The aim of this webinar is to present new and ongoing research on the impact of governance structures of the workings of blockchains, which relates to the larger discussion of technology regulation and digital regulation underway in the US, Europe, and elsewhere. Permissionless blockchains are nominally consensus mechanisms that operate according to rules and algorithms encoded in software. However, the rules governing blockchains go beyond what is encoded in the software and include rules that determine how the software is updated, the setting of fees, staking requirements and other decision-making processes related to the on-going management of the blockchain. The performance and stability of blockchains embodying different rules frameworks, or equivalently, governance structures will affect performance and stability properties associated with the trust properties those rules frameworks embed.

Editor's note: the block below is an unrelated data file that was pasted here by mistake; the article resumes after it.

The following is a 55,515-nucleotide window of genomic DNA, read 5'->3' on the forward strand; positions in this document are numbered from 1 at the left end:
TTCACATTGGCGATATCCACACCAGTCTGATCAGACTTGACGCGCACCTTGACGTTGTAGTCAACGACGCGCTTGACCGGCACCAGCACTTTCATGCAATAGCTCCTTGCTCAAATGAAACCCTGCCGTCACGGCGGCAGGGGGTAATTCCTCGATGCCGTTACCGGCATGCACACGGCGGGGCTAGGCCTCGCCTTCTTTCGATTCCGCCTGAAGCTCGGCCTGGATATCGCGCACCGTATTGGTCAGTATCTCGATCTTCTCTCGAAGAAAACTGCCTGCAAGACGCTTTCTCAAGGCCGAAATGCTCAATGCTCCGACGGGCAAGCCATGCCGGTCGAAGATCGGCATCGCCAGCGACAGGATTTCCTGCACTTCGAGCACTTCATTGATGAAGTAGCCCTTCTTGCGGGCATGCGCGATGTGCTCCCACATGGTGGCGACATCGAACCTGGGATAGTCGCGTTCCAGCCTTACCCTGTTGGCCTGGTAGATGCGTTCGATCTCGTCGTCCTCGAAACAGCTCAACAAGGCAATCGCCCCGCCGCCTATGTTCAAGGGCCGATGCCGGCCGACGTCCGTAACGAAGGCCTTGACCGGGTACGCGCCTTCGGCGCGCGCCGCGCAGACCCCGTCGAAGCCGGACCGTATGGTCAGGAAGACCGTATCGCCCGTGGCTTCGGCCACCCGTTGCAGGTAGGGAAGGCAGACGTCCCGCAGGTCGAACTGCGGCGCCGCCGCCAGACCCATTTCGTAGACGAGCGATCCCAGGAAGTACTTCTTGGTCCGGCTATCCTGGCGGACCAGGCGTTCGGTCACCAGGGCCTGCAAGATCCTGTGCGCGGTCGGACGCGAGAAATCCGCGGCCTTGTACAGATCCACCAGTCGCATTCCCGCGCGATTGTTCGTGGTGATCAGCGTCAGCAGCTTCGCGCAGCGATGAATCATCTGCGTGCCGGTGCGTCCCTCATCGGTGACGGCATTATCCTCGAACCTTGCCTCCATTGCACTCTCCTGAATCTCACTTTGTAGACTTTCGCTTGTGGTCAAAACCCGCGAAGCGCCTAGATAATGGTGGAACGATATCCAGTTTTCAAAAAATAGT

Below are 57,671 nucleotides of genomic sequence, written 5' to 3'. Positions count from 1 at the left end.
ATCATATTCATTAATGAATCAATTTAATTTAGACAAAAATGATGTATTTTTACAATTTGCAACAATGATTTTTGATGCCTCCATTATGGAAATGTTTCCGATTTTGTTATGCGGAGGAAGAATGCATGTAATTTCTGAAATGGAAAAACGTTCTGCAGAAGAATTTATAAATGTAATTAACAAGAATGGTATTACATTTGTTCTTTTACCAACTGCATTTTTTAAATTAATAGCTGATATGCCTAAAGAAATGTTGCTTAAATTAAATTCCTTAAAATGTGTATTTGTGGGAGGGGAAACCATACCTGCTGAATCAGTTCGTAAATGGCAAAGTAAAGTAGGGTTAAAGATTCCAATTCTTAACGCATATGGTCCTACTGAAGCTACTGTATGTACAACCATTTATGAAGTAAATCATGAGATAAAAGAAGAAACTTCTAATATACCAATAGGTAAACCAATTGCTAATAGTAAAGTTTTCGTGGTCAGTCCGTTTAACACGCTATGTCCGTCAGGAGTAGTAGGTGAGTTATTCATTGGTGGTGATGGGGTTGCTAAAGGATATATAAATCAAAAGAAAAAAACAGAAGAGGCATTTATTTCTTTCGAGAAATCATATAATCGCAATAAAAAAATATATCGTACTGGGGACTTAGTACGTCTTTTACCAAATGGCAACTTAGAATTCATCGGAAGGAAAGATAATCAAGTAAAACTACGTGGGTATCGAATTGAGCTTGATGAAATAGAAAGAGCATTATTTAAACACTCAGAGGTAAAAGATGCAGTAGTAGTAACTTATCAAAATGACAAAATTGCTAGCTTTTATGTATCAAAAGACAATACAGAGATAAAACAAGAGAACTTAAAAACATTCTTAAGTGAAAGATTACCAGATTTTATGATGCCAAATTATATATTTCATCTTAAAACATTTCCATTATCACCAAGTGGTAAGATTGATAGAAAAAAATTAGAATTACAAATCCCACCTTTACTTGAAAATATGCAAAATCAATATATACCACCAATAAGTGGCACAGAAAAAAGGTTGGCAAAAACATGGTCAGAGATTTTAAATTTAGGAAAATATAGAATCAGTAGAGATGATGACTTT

The webinar explores this proposition with new empirical data reflecting the diversity of rules frameworks that characterize the largest open blockchains currently operating. The empirical work on different governance structures of operating blockchains is paired with economic theory work that helps interpret the impacts on blockchain performance and stability. This is explored for its implications on regulatory policy and industry structure for the evolving blockchain ecosystem.

Organizers: David Salant (Toulouse/CITI) in collaboration with William Lehr (MIT), William Drake (CITI), Eli Noam (Columbia University), and Jason Buckweitz (CITI)

Draft Agenda:

Introductions – Eli Noam (Columbia University)